Arguably the most significant training you will receive during the contact stage will be in
Emergency Procedures (EP'). You will learn how to appropriately interpret and apply NATOPS
emergency procedures, establish strong crew coordination during an emergency, and manage the
external radio communications required. Moreover, beyond merely developing these skills for
the future, realize now that should an emergency occur during your T-6A training, you will be
expected to be a proactive, contributing crewmember from day one on the flight line.
Figure 7-1 Aircraft Emergency
The T-6A NATOPS Manual, Section III, will be your governing publication for all T-6A EPs and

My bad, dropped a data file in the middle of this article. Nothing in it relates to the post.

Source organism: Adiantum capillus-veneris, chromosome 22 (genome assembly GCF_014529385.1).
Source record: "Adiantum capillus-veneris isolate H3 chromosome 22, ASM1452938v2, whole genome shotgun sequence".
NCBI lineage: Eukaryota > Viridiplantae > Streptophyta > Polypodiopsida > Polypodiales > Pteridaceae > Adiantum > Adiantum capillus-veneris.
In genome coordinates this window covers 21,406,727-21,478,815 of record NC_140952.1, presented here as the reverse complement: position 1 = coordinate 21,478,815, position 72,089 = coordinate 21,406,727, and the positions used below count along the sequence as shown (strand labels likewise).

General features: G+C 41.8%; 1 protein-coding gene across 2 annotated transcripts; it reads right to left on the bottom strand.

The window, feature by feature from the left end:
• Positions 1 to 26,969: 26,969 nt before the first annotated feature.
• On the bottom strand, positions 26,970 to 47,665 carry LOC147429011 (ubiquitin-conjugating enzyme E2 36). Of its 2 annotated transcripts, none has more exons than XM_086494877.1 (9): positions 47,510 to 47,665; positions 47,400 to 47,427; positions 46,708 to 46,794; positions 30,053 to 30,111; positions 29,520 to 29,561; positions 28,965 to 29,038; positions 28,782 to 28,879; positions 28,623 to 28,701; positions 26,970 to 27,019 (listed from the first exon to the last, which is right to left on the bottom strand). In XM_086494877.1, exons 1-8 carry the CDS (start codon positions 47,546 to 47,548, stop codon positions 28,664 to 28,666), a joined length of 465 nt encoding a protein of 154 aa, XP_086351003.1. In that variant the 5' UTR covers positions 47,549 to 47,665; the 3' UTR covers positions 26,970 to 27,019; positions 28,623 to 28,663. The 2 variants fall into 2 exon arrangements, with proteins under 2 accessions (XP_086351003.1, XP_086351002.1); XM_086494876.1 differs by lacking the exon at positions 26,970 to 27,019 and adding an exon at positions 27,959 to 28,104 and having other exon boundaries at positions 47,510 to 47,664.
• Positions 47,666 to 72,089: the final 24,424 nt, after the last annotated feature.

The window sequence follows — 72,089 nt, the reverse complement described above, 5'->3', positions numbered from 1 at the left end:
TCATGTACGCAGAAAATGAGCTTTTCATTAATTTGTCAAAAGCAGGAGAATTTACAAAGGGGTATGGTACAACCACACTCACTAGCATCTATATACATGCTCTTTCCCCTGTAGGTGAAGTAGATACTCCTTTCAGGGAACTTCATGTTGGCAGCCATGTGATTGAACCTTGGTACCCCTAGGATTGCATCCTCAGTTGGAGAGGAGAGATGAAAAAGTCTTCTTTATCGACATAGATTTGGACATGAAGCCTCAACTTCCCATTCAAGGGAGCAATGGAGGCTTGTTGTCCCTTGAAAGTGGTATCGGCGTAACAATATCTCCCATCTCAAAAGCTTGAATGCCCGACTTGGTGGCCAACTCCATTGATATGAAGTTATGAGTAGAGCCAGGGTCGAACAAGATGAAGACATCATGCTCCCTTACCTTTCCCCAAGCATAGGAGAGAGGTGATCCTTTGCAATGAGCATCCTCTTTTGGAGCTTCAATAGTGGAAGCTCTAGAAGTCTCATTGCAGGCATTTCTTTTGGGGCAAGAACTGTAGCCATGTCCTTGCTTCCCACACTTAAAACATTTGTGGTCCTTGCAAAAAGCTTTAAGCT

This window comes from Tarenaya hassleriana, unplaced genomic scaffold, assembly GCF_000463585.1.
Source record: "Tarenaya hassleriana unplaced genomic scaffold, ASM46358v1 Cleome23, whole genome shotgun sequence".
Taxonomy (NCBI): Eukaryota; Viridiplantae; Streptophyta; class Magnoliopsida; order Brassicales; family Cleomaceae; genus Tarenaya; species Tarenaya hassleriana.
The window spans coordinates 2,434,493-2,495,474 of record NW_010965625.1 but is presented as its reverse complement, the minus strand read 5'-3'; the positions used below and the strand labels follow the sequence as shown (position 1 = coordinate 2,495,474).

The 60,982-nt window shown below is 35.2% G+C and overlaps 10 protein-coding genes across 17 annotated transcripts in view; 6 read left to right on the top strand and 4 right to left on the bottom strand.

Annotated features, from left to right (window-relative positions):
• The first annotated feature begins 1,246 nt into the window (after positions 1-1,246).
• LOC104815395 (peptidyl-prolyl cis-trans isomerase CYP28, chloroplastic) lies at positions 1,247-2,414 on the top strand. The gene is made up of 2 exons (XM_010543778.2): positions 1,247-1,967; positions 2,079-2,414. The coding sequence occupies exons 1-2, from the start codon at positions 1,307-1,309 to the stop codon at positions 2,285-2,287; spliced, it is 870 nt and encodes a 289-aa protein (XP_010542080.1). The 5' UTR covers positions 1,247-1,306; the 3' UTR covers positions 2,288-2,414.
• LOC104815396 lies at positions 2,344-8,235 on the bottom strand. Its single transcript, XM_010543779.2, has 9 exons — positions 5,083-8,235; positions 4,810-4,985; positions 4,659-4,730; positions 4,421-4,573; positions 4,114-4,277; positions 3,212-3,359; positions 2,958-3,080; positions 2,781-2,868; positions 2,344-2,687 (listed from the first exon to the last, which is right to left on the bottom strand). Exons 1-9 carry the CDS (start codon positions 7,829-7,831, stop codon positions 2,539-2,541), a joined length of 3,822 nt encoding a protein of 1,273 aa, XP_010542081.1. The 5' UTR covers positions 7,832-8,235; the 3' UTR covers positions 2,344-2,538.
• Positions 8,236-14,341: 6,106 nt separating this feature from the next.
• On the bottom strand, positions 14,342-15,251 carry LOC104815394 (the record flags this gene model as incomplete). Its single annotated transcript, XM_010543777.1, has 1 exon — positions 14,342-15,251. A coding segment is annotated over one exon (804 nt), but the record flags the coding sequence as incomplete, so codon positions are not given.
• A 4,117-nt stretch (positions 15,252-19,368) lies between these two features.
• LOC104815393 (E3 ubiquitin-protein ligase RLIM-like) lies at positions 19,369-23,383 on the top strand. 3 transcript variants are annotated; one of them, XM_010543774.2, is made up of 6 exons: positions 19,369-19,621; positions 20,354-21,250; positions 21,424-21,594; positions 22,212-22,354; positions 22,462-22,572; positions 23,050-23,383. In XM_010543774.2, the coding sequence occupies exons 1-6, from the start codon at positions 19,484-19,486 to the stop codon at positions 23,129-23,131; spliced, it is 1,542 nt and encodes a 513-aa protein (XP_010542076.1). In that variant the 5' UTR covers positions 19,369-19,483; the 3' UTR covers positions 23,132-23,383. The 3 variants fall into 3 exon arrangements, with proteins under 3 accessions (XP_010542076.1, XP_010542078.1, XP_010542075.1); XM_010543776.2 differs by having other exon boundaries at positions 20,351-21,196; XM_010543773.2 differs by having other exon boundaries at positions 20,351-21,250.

the primary focus of your study and preparation. This chapter of the FTI merely expands and
amplifies certain procedures from the NATOPS. If discrepancies exist between the FTI and the
NATOPS Manual, the NATOPS takes precedence.
You are required to memorize all of the NATOPS boldfaced emergency procedures. During your
preflight briefings and in the aircraft, you will be expected to verbalize boldfaced items.
Although not required to commit non-boldfaced items to memory, you should have an in-depth
understanding of each step of the emergency procedure. Study well and understand the text
portions that normally precede the actual procedural steps in Section III of the NATOPS, and
always come to the preflight briefing well prepared to discuss EPs.
When appropriate, power at 4 to 6 percent is used to simulate the feathered
condition. The +3% variability used for normal power settings does not